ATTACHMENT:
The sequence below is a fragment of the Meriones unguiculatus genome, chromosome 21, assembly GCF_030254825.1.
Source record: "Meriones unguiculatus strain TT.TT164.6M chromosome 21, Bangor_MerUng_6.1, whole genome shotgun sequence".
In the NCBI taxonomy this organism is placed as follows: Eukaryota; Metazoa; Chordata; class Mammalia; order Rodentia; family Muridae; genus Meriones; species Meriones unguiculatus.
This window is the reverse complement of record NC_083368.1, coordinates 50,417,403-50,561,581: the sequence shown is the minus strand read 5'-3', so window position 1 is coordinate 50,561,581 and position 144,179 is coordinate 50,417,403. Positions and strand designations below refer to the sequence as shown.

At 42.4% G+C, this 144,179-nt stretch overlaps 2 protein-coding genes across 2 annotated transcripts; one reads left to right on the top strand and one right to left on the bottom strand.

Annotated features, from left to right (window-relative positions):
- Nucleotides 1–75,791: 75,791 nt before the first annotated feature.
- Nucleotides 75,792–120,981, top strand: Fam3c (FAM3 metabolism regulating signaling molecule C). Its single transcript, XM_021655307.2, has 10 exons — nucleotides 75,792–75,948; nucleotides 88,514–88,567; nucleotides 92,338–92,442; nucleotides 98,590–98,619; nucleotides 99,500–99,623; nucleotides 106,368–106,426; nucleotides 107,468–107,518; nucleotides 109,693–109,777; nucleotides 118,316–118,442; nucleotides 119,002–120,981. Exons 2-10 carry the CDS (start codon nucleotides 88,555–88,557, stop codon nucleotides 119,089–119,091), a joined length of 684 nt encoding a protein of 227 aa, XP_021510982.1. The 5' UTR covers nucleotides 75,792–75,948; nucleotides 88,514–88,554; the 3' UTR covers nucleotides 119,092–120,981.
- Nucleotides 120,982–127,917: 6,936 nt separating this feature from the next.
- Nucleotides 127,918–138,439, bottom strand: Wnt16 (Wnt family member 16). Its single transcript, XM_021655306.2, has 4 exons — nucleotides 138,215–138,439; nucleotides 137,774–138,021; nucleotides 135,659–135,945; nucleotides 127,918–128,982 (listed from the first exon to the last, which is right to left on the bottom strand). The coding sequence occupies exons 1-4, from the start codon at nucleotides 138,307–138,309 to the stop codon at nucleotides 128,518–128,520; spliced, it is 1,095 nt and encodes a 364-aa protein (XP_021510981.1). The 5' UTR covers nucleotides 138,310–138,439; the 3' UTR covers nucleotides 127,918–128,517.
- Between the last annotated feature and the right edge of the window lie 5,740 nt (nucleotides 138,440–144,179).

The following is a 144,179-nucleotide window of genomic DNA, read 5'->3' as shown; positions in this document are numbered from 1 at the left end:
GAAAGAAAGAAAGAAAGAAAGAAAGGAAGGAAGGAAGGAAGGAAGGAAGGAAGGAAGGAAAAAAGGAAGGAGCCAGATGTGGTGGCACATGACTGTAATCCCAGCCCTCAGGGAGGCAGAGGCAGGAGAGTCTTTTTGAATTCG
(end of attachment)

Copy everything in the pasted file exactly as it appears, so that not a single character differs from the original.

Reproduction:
The sequence below is a fragment of the Meriones unguiculatus genome, chromosome 21, assembly GCF_030254825.1.
Source record: "Meriones unguiculatus strain TT.TT164.6M chromosome 21, Bangor_MerUng_6.1, whole genome shotgun sequence".
In the NCBI taxonomy this organism is placed as follows: Eukaryota; Metazoa; Chordata; class Mammalia; order Rodentia; family Muridae; genus Meriones; species Meriones unguiculatus.
This window is the reverse complement of record NC_083368.1, coordinates 50,417,403-50,561,581: the sequence shown is the minus strand read 5'-3', so window position 1 is coordinate 50,561,581 and position 144,179 is coordinate 50,417,403. Positions and strand designations below refer to the sequence as shown.

At 42.4% G+C, this 144,179-nt stretch overlaps 2 protein-coding genes across 2 annotated transcripts; one reads left to right on the top strand and one right to left on the bottom strand.

Annotated features, from left to right (window-relative positions):
- Nucleotides 1–75,791: 75,791 nt before the first annotated feature.
- Nucleotides 75,792–120,981, top strand: Fam3c (FAM3 metabolism regulating signaling molecule C). Its single transcript, XM_021655307.2, has 10 exons — nucleotides 75,792–75,948; nucleotides 88,514–88,567; nucleotides 92,338–92,442; nucleotides 98,590–98,619; nucleotides 99,500–99,623; nucleotides 106,368–106,426; nucleotides 107,468–107,518; nucleotides 109,693–109,777; nucleotides 118,316–118,442; nucleotides 119,002–120,981. Exons 2-10 carry the CDS (start codon nucleotides 88,555–88,557, stop codon nucleotides 119,089–119,091), a joined length of 684 nt encoding a protein of 227 aa, XP_021510982.1. The 5' UTR covers nucleotides 75,792–75,948; nucleotides 88,514–88,554; the 3' UTR covers nucleotides 119,092–120,981.
- Nucleotides 120,982–127,917: 6,936 nt separating this feature from the next.
- Nucleotides 127,918–138,439, bottom strand: Wnt16 (Wnt family member 16). Its single transcript, XM_021655306.2, has 4 exons — nucleotides 138,215–138,439; nucleotides 137,774–138,021; nucleotides 135,659–135,945; nucleotides 127,918–128,982 (listed from the first exon to the last, which is right to left on the bottom strand). The coding sequence occupies exons 1-4, from the start codon at nucleotides 138,307–138,309 to the stop codon at nucleotides 128,518–128,520; spliced, it is 1,095 nt and encodes a 364-aa protein (XP_021510981.1). The 5' UTR covers nucleotides 138,310–138,439; the 3' UTR covers nucleotides 127,918–128,517.
- Between the last annotated feature and the right edge of the window lie 5,740 nt (nucleotides 138,440–144,179).

The following is a 144,179-nucleotide window of genomic DNA, read 5'->3' as shown; positions in this document are numbered from 1 at the left end:
GAAAGAAAGAAAGAAAGAAAGAAAGGAAGGAAGGAAGGAAGGAAGGAAGGAAGGAAGGAAAAAAGGAAGGAGCCAGATGTGGTGGCACATGACTGTAATCCCAGCCCTCAGGGAGGCAGAGGCAGGAGAGTCTTTTTGAATTCG